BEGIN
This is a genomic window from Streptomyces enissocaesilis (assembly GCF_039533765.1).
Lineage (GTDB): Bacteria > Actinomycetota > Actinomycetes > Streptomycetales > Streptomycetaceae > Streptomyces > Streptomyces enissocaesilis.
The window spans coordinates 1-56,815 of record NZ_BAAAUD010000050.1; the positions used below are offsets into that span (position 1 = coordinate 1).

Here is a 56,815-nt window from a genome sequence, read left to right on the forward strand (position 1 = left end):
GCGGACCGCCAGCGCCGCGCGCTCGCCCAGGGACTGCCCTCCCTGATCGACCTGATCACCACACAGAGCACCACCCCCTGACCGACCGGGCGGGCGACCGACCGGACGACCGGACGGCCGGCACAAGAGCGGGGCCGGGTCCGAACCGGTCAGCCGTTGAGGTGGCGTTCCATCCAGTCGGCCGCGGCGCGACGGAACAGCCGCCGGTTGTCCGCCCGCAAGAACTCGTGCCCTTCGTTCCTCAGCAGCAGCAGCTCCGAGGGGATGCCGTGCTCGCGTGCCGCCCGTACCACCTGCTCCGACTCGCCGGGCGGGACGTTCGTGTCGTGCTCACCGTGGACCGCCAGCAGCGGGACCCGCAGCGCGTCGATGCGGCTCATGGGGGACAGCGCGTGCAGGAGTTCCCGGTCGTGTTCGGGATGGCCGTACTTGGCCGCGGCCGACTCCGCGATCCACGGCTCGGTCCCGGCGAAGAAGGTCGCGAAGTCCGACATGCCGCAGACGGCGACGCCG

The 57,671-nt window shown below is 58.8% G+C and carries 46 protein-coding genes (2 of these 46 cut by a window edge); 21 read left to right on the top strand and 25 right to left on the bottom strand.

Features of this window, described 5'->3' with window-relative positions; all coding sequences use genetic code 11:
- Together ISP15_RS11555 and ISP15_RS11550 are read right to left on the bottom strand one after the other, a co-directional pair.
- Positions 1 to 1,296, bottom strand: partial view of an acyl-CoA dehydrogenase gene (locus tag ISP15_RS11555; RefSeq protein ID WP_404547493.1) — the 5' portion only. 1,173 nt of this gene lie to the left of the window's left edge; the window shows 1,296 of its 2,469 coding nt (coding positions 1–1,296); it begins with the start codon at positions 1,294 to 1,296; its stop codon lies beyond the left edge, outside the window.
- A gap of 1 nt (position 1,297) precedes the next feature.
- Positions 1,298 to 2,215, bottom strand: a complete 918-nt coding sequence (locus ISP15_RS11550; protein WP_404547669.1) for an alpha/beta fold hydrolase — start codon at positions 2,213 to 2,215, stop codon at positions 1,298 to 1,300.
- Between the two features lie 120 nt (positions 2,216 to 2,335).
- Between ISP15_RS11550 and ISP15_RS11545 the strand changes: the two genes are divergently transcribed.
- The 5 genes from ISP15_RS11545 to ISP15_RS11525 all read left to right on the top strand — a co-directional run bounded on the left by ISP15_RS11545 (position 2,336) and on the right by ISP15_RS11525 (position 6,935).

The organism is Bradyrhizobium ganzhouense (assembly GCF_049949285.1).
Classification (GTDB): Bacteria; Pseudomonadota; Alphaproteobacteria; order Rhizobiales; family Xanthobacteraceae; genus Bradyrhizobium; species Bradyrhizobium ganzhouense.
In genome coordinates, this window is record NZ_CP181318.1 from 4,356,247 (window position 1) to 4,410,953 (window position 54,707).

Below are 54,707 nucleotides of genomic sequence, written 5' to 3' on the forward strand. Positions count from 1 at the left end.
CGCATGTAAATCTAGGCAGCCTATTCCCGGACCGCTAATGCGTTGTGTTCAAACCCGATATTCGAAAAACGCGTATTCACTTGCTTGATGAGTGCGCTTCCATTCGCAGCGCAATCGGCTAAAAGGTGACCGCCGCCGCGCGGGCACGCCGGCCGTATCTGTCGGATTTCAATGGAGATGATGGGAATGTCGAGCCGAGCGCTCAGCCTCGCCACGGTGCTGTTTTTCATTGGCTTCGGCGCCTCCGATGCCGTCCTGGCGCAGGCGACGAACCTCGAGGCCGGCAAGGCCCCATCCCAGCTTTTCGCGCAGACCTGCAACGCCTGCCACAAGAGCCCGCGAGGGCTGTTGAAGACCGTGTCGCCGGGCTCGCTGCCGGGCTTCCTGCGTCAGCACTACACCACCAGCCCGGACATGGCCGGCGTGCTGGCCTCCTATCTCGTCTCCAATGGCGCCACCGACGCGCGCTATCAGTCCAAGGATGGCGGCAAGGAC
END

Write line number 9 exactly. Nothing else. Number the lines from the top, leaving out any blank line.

- Positions 1 to 1,296, bottom strand: partial view of an acyl-CoA dehydrogenase gene (locus tag ISP15_RS11555; RefSeq protein ID WP_404547493.1) — the 5' portion only. 1,173 nt of this gene lie to the left of the window's left edge; the window shows 1,296 of its 2,469 coding nt (coding positions 1–1,296); it begins with the start codon at positions 1,294 to 1,296; its stop codon lies beyond the left edge, outside the window.